Grace's Guide

British Industrial History

Grace's Guide is the leading source of historical information on industry and manufacturing in Britain. This web publication contains 136,336 pages of information and 219,114 images on early companies, their products and the people who designed and built them.

SS Paris

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Model of 3rd 'Paris' on display at the Sheffield Park Museum of the Bluebell Railway
1889.
Picture published in 1894.
1889. Engines of the SS Paris.
1889.

The London, Brighton and South Coast Railway owned a series of four cross-channel steamers named Paris.

The first, of 238 tons, was launched in 1852 and wrecked off Jersey in 1863.

The second (483 tons) was built by the Fairfield Shipbuilding and Engineering Co in 1875. It was sold in 1888 when the replacement Paris was completed. In 1899 she aground on the headland of the village of Coverack, Cornwall on Whit Monday. The Paris Hotel, built by the Redruth Brewery back in 1907 and was named after the liner. [1]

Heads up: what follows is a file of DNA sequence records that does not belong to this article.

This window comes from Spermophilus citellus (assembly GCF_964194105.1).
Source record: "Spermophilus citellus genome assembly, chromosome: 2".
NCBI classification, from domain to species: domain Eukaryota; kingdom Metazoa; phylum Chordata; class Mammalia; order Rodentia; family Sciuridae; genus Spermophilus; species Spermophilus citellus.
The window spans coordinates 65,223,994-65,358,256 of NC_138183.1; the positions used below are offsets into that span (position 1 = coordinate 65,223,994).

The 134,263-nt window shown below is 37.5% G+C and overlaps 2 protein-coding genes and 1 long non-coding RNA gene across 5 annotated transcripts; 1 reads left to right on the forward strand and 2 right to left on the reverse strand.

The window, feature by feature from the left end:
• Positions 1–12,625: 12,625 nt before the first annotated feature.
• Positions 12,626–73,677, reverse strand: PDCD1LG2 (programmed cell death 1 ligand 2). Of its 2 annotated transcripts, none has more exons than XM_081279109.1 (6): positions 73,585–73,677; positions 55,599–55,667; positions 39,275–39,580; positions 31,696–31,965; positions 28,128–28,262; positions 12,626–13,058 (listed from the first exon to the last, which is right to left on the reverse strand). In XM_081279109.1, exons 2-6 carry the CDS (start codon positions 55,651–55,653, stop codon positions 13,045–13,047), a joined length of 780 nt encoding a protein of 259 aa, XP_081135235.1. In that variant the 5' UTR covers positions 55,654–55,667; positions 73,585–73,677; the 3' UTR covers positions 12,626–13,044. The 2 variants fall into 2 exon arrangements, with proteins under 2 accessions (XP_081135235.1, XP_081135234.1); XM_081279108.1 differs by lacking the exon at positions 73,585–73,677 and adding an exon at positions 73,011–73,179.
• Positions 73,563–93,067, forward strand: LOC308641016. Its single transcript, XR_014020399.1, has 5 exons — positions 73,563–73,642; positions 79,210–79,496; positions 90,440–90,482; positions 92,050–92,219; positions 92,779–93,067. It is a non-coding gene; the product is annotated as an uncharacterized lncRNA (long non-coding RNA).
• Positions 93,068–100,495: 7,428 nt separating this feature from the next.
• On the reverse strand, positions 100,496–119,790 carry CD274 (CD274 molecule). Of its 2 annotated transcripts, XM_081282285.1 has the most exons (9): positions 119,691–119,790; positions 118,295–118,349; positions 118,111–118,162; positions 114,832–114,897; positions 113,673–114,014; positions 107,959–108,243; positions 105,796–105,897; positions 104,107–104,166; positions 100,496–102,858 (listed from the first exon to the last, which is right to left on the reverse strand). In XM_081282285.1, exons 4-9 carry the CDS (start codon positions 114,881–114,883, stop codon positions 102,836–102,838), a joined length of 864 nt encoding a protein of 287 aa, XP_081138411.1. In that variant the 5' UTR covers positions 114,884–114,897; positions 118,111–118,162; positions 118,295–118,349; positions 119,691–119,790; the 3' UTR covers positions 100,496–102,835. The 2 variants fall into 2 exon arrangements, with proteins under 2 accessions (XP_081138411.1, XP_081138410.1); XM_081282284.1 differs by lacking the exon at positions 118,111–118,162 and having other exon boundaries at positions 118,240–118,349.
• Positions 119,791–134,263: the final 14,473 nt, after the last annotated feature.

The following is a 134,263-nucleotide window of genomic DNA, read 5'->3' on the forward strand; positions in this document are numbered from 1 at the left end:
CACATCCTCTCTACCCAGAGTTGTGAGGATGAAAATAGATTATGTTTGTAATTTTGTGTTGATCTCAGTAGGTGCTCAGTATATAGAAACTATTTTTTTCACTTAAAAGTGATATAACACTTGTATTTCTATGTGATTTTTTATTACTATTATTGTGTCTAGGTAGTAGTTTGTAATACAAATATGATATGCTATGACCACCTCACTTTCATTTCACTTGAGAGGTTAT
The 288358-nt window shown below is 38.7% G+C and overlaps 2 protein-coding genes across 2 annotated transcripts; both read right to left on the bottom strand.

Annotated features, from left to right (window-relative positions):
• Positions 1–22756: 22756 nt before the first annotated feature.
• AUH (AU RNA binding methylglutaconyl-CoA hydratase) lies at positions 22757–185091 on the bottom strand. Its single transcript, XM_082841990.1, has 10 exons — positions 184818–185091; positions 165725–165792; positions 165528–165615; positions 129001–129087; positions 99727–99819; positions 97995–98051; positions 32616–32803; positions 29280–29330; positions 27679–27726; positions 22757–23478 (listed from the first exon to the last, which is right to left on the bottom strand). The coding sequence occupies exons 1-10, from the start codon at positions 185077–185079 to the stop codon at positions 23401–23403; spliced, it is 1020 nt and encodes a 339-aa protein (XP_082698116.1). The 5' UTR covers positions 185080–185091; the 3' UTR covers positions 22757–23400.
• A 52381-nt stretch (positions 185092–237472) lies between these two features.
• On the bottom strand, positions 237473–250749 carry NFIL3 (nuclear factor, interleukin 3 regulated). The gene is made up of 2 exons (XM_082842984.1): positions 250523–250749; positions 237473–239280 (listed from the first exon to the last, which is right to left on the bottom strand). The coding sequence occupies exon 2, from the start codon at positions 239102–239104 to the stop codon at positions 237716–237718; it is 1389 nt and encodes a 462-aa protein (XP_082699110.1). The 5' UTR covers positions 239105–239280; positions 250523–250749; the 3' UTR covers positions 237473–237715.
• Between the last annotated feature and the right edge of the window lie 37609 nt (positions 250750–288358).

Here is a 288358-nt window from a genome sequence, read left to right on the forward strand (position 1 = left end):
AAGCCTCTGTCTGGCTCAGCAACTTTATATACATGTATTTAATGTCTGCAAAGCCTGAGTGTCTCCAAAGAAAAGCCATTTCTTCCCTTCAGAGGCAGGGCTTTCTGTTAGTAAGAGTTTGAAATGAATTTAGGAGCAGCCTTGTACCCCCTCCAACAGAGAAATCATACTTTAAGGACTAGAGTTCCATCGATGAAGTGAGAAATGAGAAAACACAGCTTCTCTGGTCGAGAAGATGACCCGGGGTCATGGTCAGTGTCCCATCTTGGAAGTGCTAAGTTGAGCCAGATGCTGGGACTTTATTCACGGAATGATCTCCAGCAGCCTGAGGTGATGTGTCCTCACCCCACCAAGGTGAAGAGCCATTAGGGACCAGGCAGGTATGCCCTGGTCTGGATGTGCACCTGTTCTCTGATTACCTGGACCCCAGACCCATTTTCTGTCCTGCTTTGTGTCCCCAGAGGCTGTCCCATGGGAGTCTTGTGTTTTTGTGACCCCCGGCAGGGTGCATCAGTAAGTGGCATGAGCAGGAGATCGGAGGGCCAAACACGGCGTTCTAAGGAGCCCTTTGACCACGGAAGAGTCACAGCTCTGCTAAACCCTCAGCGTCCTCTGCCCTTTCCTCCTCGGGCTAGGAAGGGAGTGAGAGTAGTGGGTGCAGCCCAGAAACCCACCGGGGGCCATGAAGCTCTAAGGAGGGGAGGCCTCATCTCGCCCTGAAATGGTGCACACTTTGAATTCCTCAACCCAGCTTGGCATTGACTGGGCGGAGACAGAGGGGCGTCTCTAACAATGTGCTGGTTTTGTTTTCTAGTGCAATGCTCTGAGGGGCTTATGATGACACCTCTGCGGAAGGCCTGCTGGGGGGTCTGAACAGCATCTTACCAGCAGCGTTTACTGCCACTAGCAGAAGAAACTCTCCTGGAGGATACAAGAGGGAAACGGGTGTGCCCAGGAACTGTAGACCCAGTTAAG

The company's third Paris (785 tons), and sister ship Rouen, were built by the Fairfield Shipbuilding and Engineering Co in 1888. Paris was sold in 1912. William Stroudley was heavily involved in the design of these vessels.

The fourth LB&SCR Paris (1774 tons) entered service in 1913. Sunk at Dunkirk in 1940.


See Also

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  • The Ships List website[2]

Sources of Information